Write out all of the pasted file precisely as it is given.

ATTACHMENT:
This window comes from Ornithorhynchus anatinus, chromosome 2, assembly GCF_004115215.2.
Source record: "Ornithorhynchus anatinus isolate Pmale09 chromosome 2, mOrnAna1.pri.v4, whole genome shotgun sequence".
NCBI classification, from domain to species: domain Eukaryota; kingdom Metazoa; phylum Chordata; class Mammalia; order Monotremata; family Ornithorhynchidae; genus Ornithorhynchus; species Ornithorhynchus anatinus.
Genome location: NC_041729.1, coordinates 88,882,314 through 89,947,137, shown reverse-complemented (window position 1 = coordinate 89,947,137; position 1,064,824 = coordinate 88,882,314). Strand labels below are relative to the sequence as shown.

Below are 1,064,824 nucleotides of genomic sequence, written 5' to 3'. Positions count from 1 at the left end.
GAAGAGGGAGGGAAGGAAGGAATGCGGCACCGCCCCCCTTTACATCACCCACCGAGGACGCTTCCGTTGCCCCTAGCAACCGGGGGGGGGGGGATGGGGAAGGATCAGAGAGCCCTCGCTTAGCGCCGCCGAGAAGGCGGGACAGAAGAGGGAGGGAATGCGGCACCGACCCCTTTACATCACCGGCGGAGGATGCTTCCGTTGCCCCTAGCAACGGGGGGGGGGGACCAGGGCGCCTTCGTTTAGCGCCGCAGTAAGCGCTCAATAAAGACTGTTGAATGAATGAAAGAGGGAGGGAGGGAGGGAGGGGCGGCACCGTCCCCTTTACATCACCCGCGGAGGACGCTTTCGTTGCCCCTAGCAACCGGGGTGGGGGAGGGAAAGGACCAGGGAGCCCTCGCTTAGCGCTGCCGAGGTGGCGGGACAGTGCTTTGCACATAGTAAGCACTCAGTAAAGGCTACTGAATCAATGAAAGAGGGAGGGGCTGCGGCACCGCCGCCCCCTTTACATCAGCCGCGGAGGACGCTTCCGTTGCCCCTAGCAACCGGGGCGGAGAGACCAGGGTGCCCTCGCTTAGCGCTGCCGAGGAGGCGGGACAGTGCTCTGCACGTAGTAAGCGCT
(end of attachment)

This window comes from Ornithorhynchus anatinus, chromosome 2, assembly GCF_004115215.2.
Source record: "Ornithorhynchus anatinus isolate Pmale09 chromosome 2, mOrnAna1.pri.v4, whole genome shotgun sequence".
NCBI classification, from domain to species: domain Eukaryota; kingdom Metazoa; phylum Chordata; class Mammalia; order Monotremata; family Ornithorhynchidae; genus Ornithorhynchus; species Ornithorhynchus anatinus.
Genome location: NC_041729.1, coordinates 88,882,314 through 89,947,137, shown reverse-complemented (window position 1 = coordinate 89,947,137; position 1,064,824 = coordinate 88,882,314). Strand labels below are relative to the sequence as shown.

Below are 1,064,824 nucleotides of genomic sequence, written 5' to 3'. Positions count from 1 at the left end.
GAAGAGGGAGGGAAGGAAGGAATGCGGCACCGCCCCCCTTTACATCACCCACCGAGGACGCTTCCGTTGCCCCTAGCAACCGGGGGGGGGGGGATGGGGAAGGATCAGAGAGCCCTCGCTTAGCGCCGCCGAGAAGGCGGGACAGAAGAGGGAGGGAATGCGGCACCGACCCCTTTACATCACCGGCGGAGGATGCTTCCGTTGCCCCTAGCAACGGGGGGGGGGGACCAGGGCGCCTTCGTTTAGCGCCGCAGTAAGCGCTCAATAAAGACTGTTGAATGAATGAAAGAGGGAGGGAGGGAGGGAGGGGCGGCACCGTCCCCTTTACATCACCCGCGGAGGACGCTTTCGTTGCCCCTAGCAACCGGGGTGGGGGAGGGAAAGGACCAGGGAGCCCTCGCTTAGCGCTGCCGAGGTGGCGGGACAGTGCTTTGCACATAGTAAGCACTCAGTAAAGGCTACTGAATCAATGAAAGAGGGAGGGGCTGCGGCACCGCCGCCCCCTTTACATCAGCCGCGGAGGACGCTTCCGTTGCCCCTAGCAACCGGGGCGGAGAGACCAGGGTGCCCTCGCTTAGCGCTGCCGAGGAGGCGGGACAGTGCTCTGCACGTAGTAAGCGCT